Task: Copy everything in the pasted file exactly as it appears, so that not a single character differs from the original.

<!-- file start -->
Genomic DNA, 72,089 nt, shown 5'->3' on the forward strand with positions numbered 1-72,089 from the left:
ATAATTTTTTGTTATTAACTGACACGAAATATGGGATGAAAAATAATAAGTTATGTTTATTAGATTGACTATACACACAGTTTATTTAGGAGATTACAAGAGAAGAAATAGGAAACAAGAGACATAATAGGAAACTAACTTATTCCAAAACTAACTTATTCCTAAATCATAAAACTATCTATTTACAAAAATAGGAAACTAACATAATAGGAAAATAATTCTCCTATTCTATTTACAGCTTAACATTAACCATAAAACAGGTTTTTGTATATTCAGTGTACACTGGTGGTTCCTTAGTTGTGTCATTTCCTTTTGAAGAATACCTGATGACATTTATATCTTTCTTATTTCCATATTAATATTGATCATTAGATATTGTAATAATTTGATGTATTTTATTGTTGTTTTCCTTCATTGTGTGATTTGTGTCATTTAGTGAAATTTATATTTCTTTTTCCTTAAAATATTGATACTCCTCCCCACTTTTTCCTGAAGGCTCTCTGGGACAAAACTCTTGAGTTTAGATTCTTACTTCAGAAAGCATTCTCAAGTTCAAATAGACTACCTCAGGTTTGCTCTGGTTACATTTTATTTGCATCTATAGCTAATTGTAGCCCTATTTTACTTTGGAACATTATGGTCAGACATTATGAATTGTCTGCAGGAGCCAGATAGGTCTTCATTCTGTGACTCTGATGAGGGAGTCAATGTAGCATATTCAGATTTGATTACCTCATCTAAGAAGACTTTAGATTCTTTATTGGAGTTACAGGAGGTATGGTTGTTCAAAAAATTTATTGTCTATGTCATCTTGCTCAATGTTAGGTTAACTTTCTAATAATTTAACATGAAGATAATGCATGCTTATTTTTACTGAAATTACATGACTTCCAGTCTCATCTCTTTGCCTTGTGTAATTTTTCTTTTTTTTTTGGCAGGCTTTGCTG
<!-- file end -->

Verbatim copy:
Genomic DNA, 72,089 nt, shown 5'->3' on the forward strand with positions numbered 1-72,089 from the left:
ATAATTTTTTGTTATTAACTGACACGAAATATGGGATGAAAAATAATAAGTTATGTTTATTAGATTGACTATACACACAGTTTATTTAGGAGATTACAAGAGAAGAAATAGGAAACAAGAGACATAATAGGAAACTAACTTATTCCAAAACTAACTTATTCCTAAATCATAAAACTATCTATTTACAAAAATAGGAAACTAACATAATAGGAAAATAATTCTCCTATTCTATTTACAGCTTAACATTAACCATAAAACAGGTTTTTGTATATTCAGTGTACACTGGTGGTTCCTTAGTTGTGTCATTTCCTTTTGAAGAATACCTGATGACATTTATATCTTTCTTATTTCCATATTAATATTGATCATTAGATATTGTAATAATTTGATGTATTTTATTGTTGTTTTCCTTCATTGTGTGATTTGTGTCATTTAGTGAAATTTATATTTCTTTTTCCTTAAAATATTGATACTCCTCCCCACTTTTTCCTGAAGGCTCTCTGGGACAAAACTCTTGAGTTTAGATTCTTACTTCAGAAAGCATTCTCAAGTTCAAATAGACTACCTCAGGTTTGCTCTGGTTACATTTTATTTGCATCTATAGCTAATTGTAGCCCTATTTTACTTTGGAACATTATGGTCAGACATTATGAATTGTCTGCAGGAGCCAGATAGGTCTTCATTCTGTGACTCTGATGAGGGAGTCAATGTAGCATATTCAGATTTGATTACCTCATCTAAGAAGACTTTAGATTCTTTATTGGAGTTACAGGAGGTATGGTTGTTCAAAAAATTTATTGTCTATGTCATCTTGCTCAATGTTAGGTTAACTTTCTAATAATTTAACATGAAGATAATGCATGCTTATTTTTACTGAAATTACATGACTTCCAGTCTCATCTCTTTGCCTTGTGTAATTTTTCTTTTTTTTTTGGCAGGCTTTGCTG